Edge Theatre makes a smart move with Gifted

Gifted is in many ways a standard family drama, complete with child-parent misunderstandings, sibling squabbles and the perpetual battle between wife and mother-in-law. But the interest level is decisively heightened by the fact that this is a mixed-race family — and we all know the fascinating stuff that happens when cultures overlap. Any part-immigrant family will recognize certain enduring themes: American-born children unable to fully comprehend the cultures that shaped their parents, struggling with driven, perfectionist and ambitious mothers (or, in this case, a grandmother), and discouraged from choosing their own careers or dating as they please.

Not many Denver theaters are willing to take the risk of staging work by local writers, but Edge Theatre artistic director Rick Yaconis considers this part of his mission: "We want to be known as a theater that embraces and promotes new work," he says. Gifted was selected through a competition held by the company last year; this is author Carrie Printz's first full production. "It's wonderful," Printz says. "Very exciting. Actors can add such a dimension to your writing. Writing a play is such a collaborative process. The director and actors all contribute; they're all trying to improve your work or make it come to life. It's been a great learning process."

There's a further complication to Printz's script. Not only are protagonist Aseem and his big sister Anjali the children of an Indian father — now dead — and a still-grieving white American mother, but Aseem is a genius, a whiz kid who also happens to excel at sports. So naturally, Jake, a television producer, soon comes calling. He's working up a reality show called Stump the Brainiacs in which kids like Aseem compete with regular students. Aseem is intrigued; Mom Barbara is not so sure. Anjali, a medical student, hates everything about reality television and sees Jake's concept as sleazy exploitation. As if all this weren't enough, here comes Deepa, the kids' very traditional grandmother, who's been living in London and has many criticisms of the way they're being brought up. Why hasn't Anjali's marriage been arranged for her yet? Why doesn't Aseem come with her to London and enroll in a prestigious school where he can mingle with the children of Indian diplomats? And when will daughter-in-law Barbara learn to appreciate the flavors of true Indian food?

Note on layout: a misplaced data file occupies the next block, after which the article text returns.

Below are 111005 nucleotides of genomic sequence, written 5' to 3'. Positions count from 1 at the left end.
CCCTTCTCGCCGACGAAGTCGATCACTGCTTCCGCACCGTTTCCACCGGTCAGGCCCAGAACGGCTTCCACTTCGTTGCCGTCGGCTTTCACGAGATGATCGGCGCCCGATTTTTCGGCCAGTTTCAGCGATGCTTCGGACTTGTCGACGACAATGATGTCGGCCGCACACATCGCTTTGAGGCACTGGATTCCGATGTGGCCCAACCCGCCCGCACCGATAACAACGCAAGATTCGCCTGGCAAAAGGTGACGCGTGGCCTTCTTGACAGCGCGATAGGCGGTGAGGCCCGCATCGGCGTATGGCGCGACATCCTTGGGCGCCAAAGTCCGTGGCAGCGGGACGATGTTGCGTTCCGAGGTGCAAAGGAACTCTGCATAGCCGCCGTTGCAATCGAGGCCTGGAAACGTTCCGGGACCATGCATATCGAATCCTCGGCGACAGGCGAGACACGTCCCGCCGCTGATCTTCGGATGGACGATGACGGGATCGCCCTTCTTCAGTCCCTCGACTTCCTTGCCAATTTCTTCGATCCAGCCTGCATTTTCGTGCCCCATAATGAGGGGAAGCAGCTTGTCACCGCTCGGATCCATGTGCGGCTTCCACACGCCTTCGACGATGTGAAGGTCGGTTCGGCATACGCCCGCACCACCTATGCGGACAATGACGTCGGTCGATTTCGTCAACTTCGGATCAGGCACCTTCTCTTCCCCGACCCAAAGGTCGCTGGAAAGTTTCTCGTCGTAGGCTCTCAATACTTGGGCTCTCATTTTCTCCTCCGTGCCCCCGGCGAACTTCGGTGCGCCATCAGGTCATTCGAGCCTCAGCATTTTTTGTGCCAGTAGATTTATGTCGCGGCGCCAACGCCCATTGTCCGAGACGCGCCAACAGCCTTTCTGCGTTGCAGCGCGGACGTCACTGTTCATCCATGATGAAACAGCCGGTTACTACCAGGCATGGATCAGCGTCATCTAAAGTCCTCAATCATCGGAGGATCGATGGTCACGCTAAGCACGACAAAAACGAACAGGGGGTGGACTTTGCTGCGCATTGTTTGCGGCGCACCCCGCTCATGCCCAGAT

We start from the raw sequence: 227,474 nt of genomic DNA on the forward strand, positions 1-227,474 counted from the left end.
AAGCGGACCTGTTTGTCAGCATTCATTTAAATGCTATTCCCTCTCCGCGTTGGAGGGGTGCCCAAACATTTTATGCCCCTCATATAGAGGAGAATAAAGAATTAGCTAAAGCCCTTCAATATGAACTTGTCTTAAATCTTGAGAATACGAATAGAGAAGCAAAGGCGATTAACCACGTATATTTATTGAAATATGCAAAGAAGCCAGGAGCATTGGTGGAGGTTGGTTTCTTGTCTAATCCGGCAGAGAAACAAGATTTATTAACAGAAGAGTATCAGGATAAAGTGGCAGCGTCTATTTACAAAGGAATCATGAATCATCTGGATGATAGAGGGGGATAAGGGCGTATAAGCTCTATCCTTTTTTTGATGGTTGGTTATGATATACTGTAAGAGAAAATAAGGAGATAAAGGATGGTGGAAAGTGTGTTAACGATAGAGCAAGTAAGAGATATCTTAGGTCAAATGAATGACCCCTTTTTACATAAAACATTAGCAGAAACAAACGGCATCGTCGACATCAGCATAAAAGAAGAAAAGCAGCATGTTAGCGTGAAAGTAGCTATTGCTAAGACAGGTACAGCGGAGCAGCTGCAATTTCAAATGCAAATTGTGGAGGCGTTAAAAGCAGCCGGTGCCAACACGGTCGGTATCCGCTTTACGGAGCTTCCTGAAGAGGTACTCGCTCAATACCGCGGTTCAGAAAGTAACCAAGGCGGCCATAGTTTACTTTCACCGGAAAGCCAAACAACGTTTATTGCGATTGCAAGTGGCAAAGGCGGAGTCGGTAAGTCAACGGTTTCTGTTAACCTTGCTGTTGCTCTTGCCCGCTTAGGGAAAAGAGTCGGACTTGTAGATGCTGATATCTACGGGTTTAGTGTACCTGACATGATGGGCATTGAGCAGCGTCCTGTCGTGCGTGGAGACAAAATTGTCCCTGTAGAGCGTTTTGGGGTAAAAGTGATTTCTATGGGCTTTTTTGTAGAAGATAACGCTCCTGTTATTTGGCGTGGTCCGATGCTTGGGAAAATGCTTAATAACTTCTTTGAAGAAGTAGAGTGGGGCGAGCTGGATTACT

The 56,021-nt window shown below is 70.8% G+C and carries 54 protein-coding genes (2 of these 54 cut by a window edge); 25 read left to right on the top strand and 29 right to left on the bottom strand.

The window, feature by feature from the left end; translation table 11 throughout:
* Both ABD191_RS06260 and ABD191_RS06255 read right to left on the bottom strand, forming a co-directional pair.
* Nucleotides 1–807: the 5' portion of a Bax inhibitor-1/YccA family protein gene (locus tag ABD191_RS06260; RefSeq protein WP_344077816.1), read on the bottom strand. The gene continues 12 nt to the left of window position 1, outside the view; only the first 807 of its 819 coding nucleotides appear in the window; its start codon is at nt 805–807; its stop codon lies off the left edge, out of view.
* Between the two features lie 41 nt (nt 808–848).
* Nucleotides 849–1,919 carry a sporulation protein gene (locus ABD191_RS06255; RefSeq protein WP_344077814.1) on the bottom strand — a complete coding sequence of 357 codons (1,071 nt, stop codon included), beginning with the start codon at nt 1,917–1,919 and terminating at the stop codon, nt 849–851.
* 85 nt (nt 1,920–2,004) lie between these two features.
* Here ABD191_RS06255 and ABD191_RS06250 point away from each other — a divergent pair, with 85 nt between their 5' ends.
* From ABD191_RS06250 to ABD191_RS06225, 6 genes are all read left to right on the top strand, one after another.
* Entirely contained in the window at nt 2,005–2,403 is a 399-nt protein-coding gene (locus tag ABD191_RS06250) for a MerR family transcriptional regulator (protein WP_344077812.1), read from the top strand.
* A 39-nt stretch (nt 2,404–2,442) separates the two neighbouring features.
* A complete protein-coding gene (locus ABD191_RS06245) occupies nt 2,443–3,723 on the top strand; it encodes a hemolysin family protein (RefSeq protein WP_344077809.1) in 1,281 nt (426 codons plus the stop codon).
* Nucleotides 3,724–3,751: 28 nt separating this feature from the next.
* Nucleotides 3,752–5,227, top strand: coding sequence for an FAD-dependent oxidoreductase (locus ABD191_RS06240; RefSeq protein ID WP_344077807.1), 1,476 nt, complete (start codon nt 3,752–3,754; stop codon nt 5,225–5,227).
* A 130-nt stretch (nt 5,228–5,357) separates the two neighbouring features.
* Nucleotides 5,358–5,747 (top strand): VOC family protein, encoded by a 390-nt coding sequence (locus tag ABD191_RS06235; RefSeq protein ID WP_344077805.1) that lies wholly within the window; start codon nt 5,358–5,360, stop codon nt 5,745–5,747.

Presented by the Edge Theatre through December 29, 1560 Teller Street, Lakewood, 303-232-0363, theedgetheatre.com.

The situation is intriguing, and overall the play works well, though some plot points are less successful than others. Particularly in the first act, it sometimes feels like the characters are repeating the same arguments again and again. Then there's Anjali's decision to abandon medical school and enter another field requiring years of study: We know Barbara's a psychologist, but is this family really well off enough to pay for all this education? Anjali's change of direction is one unconvincing moment; another occurs with Jake's revelation that at heart he's smart and sensitive — perhaps even worthy of Anjali. Things do rev up quite a bit in the second act, and there are funny bits throughout, like Aseem showing his old-fashioned grandmother how to text, and the family's later discovery that she's used her new skills in unexpected ways.

While it's a pleasure to see actors of varying ethnicity on a Denver stage, it's also hard to find Indian actors here. As a result, some of the performers in Gifted are relatively inexperienced. Aseem, who reveals himself in a series of monologues addressed to the audience, comes across as cheeky, funny and wistful, a mix of incisive observer and stubborn kid; at school, he tells us, he gets teased about being brainy and is sometimes called "the Terrorist" for his mixed blood. He's played with a certain self-deprecating charm by Yasser Elmkhanter. Carolyn Demanelis brings a poised, calm dignity to the role of Anjali, and Ethan Yazzie-Mintz is self-possessed as genial Jake. Rehka Ohal's performance as Deepa is a little constrained but hints periodically at sly and interesting unvoiced thoughts.

For local writers and the overall health of area theater, Gifted represents a strong step forward; for audiences, it's an entertaining and thought-provoking holiday evening. "We're so proud of Carrie for sticking through the entire process," says Yaconis, who has already gone through some of the winnowing for next year's competition. Printz herself is at work on her next script — a comedy about a group of midlife women.

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